Tsai opened her keynote by mentioning how honored she was to be a keynote speaker—especially given the fact that she was “actually a product of a similar event.” Tsai, a high school student at that point, attended the Women in Scholarship, Engineering, Science & Technology program, offered through the University of Alberta, where she had the chance to work in an organic chemistry laboratory, which was the beginning of her interest in research.

Tsai’s keynote focused on overcoming obstacles (such as picking which arguments to fight), letting mentoring and networking come naturally (instead of aggressively seeking it out, and learning from both the good and bad mentors), and that there are multiple avenues possible for further education and training. She also emphasized how terminology excludes women today. For example, while a Google search for “scientist” will cause both females and males to appear in the results, typing in the term “principal investigator” (i.e. the individual who actually owns and runs a laboratory) will only reveal male individuals. Similarly, when typing in the words “engineer” or a “brain surgeon,” the results are overwhelmingly slanted towards males.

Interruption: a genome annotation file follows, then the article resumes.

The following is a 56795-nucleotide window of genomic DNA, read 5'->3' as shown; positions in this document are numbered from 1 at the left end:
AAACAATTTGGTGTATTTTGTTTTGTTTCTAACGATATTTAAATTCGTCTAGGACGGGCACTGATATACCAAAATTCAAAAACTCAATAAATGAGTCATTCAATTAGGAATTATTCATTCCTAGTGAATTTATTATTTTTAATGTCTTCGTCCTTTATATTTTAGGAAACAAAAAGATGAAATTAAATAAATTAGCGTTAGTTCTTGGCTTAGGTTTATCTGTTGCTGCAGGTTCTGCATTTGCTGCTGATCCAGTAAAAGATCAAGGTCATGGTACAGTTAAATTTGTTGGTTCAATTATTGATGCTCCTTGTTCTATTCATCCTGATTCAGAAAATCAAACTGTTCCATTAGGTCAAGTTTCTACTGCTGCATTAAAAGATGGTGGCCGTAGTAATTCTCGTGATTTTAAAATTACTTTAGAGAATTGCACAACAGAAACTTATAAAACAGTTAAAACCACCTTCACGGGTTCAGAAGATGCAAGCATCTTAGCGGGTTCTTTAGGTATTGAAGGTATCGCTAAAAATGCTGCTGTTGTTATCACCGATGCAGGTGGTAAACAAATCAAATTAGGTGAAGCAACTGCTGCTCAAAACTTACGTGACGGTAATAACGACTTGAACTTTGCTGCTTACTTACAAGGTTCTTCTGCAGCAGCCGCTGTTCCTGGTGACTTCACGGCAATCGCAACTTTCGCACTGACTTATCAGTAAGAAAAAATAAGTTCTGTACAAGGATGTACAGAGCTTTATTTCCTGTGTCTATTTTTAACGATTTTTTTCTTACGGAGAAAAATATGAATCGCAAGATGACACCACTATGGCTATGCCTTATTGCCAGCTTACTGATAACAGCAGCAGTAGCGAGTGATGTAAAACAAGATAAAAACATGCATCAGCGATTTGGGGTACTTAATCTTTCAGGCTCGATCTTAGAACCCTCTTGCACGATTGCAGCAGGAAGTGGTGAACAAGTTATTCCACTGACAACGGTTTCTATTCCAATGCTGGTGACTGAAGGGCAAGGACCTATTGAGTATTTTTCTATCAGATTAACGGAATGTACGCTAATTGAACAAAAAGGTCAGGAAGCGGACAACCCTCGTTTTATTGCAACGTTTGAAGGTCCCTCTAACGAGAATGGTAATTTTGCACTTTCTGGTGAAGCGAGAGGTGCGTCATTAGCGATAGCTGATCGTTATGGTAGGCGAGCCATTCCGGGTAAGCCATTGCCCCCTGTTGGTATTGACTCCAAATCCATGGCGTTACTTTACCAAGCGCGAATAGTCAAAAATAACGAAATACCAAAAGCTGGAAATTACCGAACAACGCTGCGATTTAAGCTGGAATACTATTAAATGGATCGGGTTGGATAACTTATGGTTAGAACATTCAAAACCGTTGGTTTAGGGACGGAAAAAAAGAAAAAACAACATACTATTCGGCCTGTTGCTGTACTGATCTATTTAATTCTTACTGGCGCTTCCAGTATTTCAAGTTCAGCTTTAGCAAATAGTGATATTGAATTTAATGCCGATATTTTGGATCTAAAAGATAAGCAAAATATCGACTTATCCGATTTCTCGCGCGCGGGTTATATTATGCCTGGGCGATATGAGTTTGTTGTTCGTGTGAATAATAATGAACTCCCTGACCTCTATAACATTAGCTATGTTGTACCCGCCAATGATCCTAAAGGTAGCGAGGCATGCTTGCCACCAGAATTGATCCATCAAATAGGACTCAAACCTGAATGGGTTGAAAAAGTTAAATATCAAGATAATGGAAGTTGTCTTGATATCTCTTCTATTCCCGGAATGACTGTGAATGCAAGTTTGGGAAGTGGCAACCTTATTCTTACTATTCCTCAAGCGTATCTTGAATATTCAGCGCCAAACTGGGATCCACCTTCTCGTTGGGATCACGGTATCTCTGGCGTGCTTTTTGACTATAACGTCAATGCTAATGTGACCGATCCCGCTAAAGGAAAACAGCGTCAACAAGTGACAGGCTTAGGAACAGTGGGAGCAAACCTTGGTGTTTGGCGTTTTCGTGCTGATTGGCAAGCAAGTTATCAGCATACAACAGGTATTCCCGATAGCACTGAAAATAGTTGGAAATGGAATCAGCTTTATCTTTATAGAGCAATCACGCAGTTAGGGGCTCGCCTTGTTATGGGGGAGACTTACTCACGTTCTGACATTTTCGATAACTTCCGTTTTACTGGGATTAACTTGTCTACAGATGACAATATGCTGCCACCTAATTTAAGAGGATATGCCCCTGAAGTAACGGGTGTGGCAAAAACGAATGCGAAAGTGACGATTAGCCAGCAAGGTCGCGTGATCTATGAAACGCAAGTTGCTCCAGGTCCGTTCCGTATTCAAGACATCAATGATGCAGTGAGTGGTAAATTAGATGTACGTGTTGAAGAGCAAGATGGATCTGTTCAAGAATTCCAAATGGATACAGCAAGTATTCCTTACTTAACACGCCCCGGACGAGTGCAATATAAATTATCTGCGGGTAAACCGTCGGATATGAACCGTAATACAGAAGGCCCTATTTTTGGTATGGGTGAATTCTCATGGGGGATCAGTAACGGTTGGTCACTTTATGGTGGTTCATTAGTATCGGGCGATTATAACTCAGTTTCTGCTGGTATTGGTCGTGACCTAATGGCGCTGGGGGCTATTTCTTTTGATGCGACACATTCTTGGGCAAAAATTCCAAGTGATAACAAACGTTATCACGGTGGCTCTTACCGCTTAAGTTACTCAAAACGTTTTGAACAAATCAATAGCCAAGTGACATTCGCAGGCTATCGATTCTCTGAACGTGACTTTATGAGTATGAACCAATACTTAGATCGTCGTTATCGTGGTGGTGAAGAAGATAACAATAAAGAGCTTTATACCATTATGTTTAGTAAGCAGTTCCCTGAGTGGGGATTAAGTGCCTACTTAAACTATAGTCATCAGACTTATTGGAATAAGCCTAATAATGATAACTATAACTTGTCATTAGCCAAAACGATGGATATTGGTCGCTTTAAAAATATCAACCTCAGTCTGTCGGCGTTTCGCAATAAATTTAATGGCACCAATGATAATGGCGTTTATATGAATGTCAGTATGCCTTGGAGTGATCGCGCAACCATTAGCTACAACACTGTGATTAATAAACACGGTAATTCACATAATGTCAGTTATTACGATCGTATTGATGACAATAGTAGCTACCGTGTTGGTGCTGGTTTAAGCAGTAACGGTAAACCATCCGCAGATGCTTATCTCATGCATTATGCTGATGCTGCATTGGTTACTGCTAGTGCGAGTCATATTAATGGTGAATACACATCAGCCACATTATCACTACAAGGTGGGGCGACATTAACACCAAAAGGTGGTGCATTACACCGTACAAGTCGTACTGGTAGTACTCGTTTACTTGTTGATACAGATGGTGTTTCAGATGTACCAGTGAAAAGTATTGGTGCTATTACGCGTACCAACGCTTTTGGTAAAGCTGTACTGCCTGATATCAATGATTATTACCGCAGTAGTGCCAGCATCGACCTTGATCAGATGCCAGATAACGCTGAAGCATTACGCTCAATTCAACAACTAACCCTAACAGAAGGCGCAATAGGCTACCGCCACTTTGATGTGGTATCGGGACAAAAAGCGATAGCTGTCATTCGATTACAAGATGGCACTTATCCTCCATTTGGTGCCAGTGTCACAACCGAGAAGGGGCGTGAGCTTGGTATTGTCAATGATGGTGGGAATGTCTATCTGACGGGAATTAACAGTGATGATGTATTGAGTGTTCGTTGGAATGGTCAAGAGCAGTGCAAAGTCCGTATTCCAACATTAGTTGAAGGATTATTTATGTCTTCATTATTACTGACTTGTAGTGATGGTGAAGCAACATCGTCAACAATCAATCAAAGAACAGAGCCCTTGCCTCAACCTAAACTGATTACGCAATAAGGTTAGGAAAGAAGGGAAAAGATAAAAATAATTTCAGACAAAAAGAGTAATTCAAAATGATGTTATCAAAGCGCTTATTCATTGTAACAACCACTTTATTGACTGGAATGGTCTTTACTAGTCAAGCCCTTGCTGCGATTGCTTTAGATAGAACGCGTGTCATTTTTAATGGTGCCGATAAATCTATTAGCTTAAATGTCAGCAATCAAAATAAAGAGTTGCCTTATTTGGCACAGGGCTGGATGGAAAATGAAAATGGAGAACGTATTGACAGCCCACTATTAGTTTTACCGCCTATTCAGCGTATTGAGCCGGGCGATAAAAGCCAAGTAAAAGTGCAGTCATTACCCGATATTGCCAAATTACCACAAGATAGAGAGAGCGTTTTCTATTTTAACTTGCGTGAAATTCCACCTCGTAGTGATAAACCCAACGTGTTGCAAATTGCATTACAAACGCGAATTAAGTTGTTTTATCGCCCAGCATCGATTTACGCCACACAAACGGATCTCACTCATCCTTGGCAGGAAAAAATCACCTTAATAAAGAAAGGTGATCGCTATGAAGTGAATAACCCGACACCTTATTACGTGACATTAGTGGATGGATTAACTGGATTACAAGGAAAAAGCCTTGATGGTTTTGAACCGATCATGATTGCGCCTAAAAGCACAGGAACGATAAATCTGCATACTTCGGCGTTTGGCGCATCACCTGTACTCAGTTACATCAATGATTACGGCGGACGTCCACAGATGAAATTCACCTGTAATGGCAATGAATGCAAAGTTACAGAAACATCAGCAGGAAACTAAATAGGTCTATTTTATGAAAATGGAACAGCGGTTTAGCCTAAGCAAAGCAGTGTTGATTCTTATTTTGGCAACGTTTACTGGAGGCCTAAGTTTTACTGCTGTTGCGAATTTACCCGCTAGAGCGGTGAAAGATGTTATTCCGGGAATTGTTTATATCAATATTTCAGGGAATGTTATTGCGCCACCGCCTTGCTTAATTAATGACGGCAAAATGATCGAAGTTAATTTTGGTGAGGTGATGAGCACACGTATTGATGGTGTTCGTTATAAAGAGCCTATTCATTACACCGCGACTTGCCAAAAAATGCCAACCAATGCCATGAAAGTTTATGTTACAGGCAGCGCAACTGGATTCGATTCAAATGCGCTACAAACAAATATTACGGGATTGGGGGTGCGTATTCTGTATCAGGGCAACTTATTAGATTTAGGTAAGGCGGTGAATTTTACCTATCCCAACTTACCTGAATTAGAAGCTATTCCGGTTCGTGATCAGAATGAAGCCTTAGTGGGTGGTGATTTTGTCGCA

Following the keynote, the 3MT® Competition took place. This competition was open to both undergraduate and graduate students, where participants had to explain their research within a three-minute time slot to a non-specialist audience, using only one slide. Students spoke about various research fields, such as the stigma that patients suffering from dementia face (and thus the need for therapeutic art), the need for patient engagement, and investigating protein-protein interactions. The competition was judged by a diverse panel, including representatives from Schneider-Electric and NSERC. Participants had the chance to be awarded first place, a best communication award, an NSERC-funded conference travel grant to attend the 2017 Gender Summit in Montreal, and an interview to Schneider Electric’s rotational internship program.